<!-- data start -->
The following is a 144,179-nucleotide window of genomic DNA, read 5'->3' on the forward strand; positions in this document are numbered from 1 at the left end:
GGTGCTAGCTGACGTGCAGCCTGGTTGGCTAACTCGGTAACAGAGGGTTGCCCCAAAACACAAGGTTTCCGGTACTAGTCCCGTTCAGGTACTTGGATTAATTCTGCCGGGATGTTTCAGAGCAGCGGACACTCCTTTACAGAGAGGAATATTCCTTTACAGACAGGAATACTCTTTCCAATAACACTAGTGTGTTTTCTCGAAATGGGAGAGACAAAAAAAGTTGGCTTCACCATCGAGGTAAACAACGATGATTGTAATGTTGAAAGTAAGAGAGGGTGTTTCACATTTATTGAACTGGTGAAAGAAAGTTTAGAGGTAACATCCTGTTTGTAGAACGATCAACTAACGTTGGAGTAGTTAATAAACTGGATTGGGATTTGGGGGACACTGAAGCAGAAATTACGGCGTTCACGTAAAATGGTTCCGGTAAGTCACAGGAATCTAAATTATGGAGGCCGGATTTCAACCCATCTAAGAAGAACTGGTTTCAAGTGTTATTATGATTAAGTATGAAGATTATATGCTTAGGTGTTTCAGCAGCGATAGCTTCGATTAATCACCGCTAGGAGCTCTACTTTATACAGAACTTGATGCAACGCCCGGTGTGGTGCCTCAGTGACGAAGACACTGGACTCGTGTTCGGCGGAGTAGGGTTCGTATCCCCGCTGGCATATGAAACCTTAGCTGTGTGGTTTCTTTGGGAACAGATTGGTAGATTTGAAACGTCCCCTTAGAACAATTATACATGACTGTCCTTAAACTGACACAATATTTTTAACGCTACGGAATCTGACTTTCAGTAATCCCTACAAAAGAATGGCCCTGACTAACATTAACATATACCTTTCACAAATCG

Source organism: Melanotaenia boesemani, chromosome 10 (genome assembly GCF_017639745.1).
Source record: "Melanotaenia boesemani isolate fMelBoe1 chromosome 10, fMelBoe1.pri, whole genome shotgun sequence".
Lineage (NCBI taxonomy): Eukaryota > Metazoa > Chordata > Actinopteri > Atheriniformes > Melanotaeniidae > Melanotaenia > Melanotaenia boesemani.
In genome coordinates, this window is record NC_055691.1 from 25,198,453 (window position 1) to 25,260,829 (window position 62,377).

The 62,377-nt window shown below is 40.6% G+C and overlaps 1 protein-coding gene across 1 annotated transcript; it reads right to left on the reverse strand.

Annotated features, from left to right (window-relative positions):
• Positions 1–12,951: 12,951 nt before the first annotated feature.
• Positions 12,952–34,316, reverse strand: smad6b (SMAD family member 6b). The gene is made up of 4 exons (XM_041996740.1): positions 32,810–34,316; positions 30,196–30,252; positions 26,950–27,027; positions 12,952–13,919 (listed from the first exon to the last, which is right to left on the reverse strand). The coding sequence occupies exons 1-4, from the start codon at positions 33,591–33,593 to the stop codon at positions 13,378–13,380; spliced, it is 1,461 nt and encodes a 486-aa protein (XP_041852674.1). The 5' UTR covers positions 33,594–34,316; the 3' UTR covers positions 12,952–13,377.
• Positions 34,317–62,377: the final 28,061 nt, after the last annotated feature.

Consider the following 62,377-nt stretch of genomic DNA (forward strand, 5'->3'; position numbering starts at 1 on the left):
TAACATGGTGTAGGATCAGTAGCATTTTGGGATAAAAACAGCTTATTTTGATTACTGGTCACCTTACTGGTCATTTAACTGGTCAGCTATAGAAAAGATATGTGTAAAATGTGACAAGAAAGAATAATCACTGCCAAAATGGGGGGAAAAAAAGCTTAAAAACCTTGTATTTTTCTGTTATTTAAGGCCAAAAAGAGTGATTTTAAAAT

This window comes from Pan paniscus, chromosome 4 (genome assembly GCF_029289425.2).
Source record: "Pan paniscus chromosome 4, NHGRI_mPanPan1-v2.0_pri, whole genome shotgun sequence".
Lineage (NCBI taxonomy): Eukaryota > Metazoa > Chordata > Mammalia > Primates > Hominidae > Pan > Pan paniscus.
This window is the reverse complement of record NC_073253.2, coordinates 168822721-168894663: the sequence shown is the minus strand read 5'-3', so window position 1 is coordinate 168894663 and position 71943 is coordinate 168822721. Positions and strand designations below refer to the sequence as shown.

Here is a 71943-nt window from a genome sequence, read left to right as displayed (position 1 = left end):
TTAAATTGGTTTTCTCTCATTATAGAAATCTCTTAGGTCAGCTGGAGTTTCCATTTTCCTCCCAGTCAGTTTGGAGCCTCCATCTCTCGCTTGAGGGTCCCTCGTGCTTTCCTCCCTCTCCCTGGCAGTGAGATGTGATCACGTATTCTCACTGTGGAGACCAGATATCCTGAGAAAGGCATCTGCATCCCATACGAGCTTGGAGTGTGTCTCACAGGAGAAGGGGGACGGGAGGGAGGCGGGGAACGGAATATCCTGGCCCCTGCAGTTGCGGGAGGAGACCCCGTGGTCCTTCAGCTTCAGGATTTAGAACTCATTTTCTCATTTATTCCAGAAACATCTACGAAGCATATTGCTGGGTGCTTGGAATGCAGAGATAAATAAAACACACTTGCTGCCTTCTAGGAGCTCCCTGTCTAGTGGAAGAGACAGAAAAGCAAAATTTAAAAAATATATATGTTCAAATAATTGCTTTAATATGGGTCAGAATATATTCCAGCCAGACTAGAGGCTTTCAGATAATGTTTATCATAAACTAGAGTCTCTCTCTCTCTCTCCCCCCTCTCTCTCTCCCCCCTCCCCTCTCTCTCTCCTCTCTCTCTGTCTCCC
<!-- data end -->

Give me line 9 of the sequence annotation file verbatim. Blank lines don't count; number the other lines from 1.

• Positions 1–12,951: 12,951 nt before the first annotated feature.